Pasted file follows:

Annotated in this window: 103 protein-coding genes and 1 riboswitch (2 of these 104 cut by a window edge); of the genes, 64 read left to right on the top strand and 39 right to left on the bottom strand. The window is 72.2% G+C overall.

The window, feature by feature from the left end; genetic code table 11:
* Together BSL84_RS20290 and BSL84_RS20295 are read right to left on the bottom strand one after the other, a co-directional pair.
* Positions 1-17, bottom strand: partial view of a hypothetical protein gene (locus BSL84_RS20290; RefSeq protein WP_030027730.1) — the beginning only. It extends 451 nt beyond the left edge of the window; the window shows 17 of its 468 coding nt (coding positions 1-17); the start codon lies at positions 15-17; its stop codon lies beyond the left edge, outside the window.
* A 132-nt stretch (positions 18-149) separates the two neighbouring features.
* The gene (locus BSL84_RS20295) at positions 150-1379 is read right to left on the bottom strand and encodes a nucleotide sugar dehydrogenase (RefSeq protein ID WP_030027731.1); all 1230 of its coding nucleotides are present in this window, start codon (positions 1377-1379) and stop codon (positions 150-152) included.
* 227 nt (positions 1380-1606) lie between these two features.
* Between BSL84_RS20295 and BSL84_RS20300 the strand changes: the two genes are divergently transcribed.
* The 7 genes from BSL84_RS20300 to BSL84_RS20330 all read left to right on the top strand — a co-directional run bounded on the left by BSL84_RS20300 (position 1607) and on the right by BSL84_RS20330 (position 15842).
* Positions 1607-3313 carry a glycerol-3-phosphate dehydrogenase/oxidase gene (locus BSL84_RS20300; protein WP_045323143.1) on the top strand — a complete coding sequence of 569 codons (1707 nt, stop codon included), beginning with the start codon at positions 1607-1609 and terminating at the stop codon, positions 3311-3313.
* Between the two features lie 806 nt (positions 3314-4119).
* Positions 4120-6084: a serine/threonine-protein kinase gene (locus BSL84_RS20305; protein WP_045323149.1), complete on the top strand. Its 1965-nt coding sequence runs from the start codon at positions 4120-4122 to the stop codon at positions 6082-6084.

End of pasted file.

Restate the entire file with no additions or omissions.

Annotated in this window: 103 protein-coding genes and 1 riboswitch (2 of these 104 cut by a window edge); of the genes, 64 read left to right on the top strand and 39 right to left on the bottom strand. The window is 72.2% G+C overall.

The window, feature by feature from the left end; genetic code table 11:
* Together BSL84_RS20290 and BSL84_RS20295 are read right to left on the bottom strand one after the other, a co-directional pair.
* Positions 1-17, bottom strand: partial view of a hypothetical protein gene (locus BSL84_RS20290; RefSeq protein WP_030027730.1) — the beginning only. It extends 451 nt beyond the left edge of the window; the window shows 17 of its 468 coding nt (coding positions 1-17); the start codon lies at positions 15-17; its stop codon lies beyond the left edge, outside the window.
* A 132-nt stretch (positions 18-149) separates the two neighbouring features.
* The gene (locus BSL84_RS20295) at positions 150-1379 is read right to left on the bottom strand and encodes a nucleotide sugar dehydrogenase (RefSeq protein ID WP_030027731.1); all 1230 of its coding nucleotides are present in this window, start codon (positions 1377-1379) and stop codon (positions 150-152) included.
* 227 nt (positions 1380-1606) lie between these two features.
* Between BSL84_RS20295 and BSL84_RS20300 the strand changes: the two genes are divergently transcribed.
* The 7 genes from BSL84_RS20300 to BSL84_RS20330 all read left to right on the top strand — a co-directional run bounded on the left by BSL84_RS20300 (position 1607) and on the right by BSL84_RS20330 (position 15842).
* Positions 1607-3313 carry a glycerol-3-phosphate dehydrogenase/oxidase gene (locus BSL84_RS20300; protein WP_045323143.1) on the top strand — a complete coding sequence of 569 codons (1707 nt, stop codon included), beginning with the start codon at positions 1607-1609 and terminating at the stop codon, positions 3311-3313.
* Between the two features lie 806 nt (positions 3314-4119).
* Positions 4120-6084: a serine/threonine-protein kinase gene (locus BSL84_RS20305; protein WP_045323149.1), complete on the top strand. Its 1965-nt coding sequence runs from the start codon at positions 4120-4122 to the stop codon at positions 6082-6084.